For many centuries the Church was a major geographic/political power in Europe, through the Holy Roman Empire, which came to an end only during the Napoleonic Wars. It continued to be a major political player in Italy, down to the time of Il Risorgimento in 1860, which deprived the Church of virtually all of the Italian landscape that it had once controlled. In the 20th century, the Church openly sided with fascism, from Mussolini through Hitler and Franco to the Dirty War in Argentina (of which, unfortunately, this Pope knows much from the inside, some of it admirable, some of it not so --- which experiences could, incidentally have played a very important part in the development of his thinking).
So indeed, the Church has played many political, military, and economic roles over time, to be sure almost invariably on the side of the varying ruling classes. But, as capitalism is reeling towards its predicted self-destruction, possibly taking our species and many others with it, could the Church make a turn to the Left? Could it side with some form of anti-capitalist-as-it-has-come-to-be social democracy in the future? Who knows? Remember, Francis is not the only recent Pope to criticize the system.
But what about social policy? Could any significant changes be coming there as well? Let’s take abortion, the prime example in the social policy arena. The modern position of the Church on abortion was established by Pope Pius IX in 1869. He reversed the long-time Church position, established from the time of St. Augustine and reinforced by St. Thomas Aquinas, that abortion was OK up to the time of "quickening" (16-20 weeks). It was Pius IX who also established the Doctrine of Papal Infallibility. Since abortion-rights is the number one social issue on which so many people oppose the Roman Catholic Church while they might approve of it on so many others, it will be fascinating to watch what the Pope might do on this one.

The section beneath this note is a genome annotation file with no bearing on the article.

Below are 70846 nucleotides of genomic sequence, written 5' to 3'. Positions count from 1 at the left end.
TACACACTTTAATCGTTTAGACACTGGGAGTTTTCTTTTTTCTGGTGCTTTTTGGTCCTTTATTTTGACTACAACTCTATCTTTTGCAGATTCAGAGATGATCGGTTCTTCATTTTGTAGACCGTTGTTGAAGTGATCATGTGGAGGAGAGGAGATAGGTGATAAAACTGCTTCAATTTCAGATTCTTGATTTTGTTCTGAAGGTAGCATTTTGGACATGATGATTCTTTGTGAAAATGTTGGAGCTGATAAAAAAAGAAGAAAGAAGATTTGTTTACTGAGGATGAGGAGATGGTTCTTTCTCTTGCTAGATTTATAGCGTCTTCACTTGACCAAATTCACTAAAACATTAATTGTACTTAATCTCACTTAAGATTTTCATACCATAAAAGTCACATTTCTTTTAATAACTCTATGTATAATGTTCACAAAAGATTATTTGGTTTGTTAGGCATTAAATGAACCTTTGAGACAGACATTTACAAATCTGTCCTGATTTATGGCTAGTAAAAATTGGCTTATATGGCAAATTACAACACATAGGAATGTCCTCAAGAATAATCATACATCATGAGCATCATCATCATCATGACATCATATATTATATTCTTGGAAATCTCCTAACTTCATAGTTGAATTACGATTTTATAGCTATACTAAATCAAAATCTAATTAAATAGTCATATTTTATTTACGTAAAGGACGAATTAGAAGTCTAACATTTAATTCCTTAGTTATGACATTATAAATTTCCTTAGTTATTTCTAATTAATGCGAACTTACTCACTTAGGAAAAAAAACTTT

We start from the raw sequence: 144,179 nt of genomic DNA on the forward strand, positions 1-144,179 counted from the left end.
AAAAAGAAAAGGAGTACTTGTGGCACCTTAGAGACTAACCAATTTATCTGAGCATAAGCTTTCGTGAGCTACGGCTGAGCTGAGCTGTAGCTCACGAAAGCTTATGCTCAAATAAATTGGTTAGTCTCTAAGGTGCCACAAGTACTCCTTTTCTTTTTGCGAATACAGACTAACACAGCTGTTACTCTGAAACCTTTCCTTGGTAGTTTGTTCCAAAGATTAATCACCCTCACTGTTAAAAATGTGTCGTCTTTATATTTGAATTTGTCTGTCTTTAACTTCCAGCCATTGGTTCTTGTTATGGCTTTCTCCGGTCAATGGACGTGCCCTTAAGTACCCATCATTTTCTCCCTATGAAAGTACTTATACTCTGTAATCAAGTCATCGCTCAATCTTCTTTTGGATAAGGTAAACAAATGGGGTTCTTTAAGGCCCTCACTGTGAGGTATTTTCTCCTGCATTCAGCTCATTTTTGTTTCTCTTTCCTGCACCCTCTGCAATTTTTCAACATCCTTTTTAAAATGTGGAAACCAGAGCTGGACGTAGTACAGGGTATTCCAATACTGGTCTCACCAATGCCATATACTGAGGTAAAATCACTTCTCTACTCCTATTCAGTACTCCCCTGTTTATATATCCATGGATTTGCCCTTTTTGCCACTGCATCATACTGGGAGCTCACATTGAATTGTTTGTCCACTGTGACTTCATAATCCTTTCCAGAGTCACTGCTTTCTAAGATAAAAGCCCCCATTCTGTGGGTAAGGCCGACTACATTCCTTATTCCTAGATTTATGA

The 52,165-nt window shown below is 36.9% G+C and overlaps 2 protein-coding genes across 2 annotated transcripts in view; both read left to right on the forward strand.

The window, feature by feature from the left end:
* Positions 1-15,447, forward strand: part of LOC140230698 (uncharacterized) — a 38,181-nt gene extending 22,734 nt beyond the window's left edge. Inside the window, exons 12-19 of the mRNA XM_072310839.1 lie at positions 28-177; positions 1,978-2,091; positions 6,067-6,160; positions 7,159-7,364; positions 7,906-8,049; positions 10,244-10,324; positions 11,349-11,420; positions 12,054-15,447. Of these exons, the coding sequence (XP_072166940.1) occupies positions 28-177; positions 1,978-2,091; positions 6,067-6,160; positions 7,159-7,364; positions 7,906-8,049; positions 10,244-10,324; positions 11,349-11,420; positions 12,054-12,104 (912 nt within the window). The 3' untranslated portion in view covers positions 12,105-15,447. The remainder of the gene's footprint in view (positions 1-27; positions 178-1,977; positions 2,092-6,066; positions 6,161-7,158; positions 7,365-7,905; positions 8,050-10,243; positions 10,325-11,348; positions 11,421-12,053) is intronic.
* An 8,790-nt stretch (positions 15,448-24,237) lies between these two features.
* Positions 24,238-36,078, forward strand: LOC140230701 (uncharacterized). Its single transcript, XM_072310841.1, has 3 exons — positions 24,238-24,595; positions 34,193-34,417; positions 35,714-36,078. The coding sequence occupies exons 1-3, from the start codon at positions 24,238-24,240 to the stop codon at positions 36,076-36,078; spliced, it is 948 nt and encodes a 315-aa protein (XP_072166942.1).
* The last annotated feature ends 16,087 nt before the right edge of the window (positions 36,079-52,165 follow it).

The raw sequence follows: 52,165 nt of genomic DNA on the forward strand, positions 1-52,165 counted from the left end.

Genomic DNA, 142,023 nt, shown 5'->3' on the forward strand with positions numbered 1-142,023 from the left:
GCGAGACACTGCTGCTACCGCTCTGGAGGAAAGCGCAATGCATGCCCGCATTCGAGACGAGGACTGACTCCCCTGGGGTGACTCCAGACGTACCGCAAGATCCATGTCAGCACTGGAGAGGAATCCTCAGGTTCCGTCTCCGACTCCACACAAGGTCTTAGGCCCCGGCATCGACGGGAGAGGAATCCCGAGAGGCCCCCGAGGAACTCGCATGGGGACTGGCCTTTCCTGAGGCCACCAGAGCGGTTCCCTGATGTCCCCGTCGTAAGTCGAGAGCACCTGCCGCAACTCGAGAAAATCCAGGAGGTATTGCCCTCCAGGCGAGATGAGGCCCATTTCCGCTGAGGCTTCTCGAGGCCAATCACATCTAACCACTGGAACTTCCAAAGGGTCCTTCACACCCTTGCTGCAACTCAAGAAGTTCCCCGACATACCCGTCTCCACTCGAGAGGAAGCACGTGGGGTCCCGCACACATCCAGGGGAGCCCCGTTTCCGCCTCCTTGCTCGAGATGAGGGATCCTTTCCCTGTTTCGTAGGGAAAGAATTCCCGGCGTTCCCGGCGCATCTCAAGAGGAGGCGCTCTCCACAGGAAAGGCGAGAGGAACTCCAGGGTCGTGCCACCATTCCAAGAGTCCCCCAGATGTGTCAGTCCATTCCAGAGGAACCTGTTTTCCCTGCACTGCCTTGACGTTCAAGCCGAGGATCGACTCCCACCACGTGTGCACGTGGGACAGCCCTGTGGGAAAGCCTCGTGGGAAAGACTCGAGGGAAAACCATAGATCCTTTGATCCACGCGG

If his support among the Cardinals is strong enough, he might actually make a totally remarkable move here, striking down the arbitrary position on abortion established by Pius IX by taking advantage of the other arbitrary position (Papal infallibility) established by the same Pope. For example, without going back to the pre-Pius IX doctrine, he could say something like: “For Catholics, life begins at the moment of conception; for Catholics it is sacred, and thus for Catholics it may not be interrupted in utero at any time following conception. However, it is not incumbent upon the Mother Church to attempt to legally force our doctrine on non-Catholics. Thus from this time forward, the Church is to cease to attempt to enforce our position on others through the use of either the criminal or the civil law.” A similar formulation could be developed to deal with the issue of gay marriage. Oh boy, the reactionary Catholic leadership, especially in the United States, would go absolutely nuts. But just imagine how so many non-Catholics would react.
Some authorities for whom I have a great deal of respect have said that the Pope’s social and economic initiatives could simply be an attempt to take the heat off the Church for the child molestation scandals, the alleged gay-prostitutes-in-the-Vatican scandal, the Vatican bank financial/possible corruption scandal, and the other who-knows-whats that occurred, especially under Benedict XVI. But would Francis really need to go to attacking the essence of capitalism, which is making profit to the exclusion of everything else, in order to do that? I do not want to jump the gun with a definite prediction. I am just talking about "possibles" in the historical context of an institution that has made many major changes in doctrine and organization over time since the Council of Nicaea in 325. The Catholic Church is the longest-lasting religious and political institution in the Western World. It has not achieved this state-of-grace by standing still.